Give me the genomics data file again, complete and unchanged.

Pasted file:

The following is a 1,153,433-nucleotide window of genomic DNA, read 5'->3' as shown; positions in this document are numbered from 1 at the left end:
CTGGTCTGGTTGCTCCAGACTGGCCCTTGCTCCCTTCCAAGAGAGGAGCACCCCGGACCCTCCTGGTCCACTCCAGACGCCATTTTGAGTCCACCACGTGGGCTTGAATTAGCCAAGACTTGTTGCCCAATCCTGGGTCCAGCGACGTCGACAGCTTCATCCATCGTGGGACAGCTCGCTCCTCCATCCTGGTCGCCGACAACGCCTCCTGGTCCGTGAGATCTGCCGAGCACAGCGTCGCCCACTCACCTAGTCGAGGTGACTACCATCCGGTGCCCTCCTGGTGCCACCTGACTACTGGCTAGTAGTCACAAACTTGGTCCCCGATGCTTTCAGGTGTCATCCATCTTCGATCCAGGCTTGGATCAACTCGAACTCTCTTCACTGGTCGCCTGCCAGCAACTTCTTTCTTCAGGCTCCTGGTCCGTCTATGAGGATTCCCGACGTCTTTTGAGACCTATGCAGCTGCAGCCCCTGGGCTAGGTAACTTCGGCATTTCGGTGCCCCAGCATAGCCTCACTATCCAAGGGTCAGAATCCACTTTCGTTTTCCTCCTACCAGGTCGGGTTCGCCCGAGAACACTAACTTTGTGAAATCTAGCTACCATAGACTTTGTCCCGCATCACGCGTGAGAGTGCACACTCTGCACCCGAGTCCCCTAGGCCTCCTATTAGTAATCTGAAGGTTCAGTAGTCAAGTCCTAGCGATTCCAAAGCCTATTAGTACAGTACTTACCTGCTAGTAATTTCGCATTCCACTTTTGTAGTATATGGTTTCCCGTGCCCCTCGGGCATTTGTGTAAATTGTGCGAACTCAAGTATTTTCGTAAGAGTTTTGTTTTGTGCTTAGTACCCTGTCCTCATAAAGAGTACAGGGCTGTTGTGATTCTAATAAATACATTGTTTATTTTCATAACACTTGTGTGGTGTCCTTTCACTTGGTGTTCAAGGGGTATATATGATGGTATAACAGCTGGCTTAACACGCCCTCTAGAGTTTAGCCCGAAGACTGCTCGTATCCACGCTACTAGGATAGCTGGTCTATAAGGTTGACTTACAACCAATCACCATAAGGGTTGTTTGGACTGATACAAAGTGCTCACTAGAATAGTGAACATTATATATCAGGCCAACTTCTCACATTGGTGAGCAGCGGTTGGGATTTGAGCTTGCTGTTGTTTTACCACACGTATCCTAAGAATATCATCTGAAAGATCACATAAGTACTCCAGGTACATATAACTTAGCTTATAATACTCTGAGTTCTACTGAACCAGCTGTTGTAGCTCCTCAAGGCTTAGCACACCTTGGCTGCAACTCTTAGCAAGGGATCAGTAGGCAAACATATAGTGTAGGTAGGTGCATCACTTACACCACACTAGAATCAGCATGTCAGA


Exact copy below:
The following is a 1,153,433-nucleotide window of genomic DNA, read 5'->3' as shown; positions in this document are numbered from 1 at the left end:
CTGGTCTGGTTGCTCCAGACTGGCCCTTGCTCCCTTCCAAGAGAGGAGCACCCCGGACCCTCCTGGTCCACTCCAGACGCCATTTTGAGTCCACCACGTGGGCTTGAATTAGCCAAGACTTGTTGCCCAATCCTGGGTCCAGCGACGTCGACAGCTTCATCCATCGTGGGACAGCTCGCTCCTCCATCCTGGTCGCCGACAACGCCTCCTGGTCCGTGAGATCTGCCGAGCACAGCGTCGCCCACTCACCTAGTCGAGGTGACTACCATCCGGTGCCCTCCTGGTGCCACCTGACTACTGGCTAGTAGTCACAAACTTGGTCCCCGATGCTTTCAGGTGTCATCCATCTTCGATCCAGGCTTGGATCAACTCGAACTCTCTTCACTGGTCGCCTGCCAGCAACTTCTTTCTTCAGGCTCCTGGTCCGTCTATGAGGATTCCCGACGTCTTTTGAGACCTATGCAGCTGCAGCCCCTGGGCTAGGTAACTTCGGCATTTCGGTGCCCCAGCATAGCCTCACTATCCAAGGGTCAGAATCCACTTTCGTTTTCCTCCTACCAGGTCGGGTTCGCCCGAGAACACTAACTTTGTGAAATCTAGCTACCATAGACTTTGTCCCGCATCACGCGTGAGAGTGCACACTCTGCACCCGAGTCCCCTAGGCCTCCTATTAGTAATCTGAAGGTTCAGTAGTCAAGTCCTAGCGATTCCAAAGCCTATTAGTACAGTACTTACCTGCTAGTAATTTCGCATTCCACTTTTGTAGTATATGGTTTCCCGTGCCCCTCGGGCATTTGTGTAAATTGTGCGAACTCAAGTATTTTCGTAAGAGTTTTGTTTTGTGCTTAGTACCCTGTCCTCATAAAGAGTACAGGGCTGTTGTGATTCTAATAAATACATTGTTTATTTTCATAACACTTGTGTGGTGTCCTTTCACTTGGTGTTCAAGGGGTATATATGATGGTATAACAGCTGGCTTAACACGCCCTCTAGAGTTTAGCCCGAAGACTGCTCGTATCCACGCTACTAGGATAGCTGGTCTATAAGGTTGACTTACAACCAATCACCATAAGGGTTGTTTGGACTGATACAAAGTGCTCACTAGAATAGTGAACATTATATATCAGGCCAACTTCTCACATTGGTGAGCAGCGGTTGGGATTTGAGCTTGCTGTTGTTTTACCACACGTATCCTAAGAATATCATCTGAAAGATCACATAAGTACTCCAGGTACATATAACTTAGCTTATAATACTCTGAGTTCTACTGAACCAGCTGTTGTAGCTCCTCAAGGCTTAGCACACCTTGGCTGCAACTCTTAGCAAGGGATCAGTAGGCAAACATATAGTGTAGGTAGGTGCATCACTTACACCACACTAGAATCAGCATGTCAGA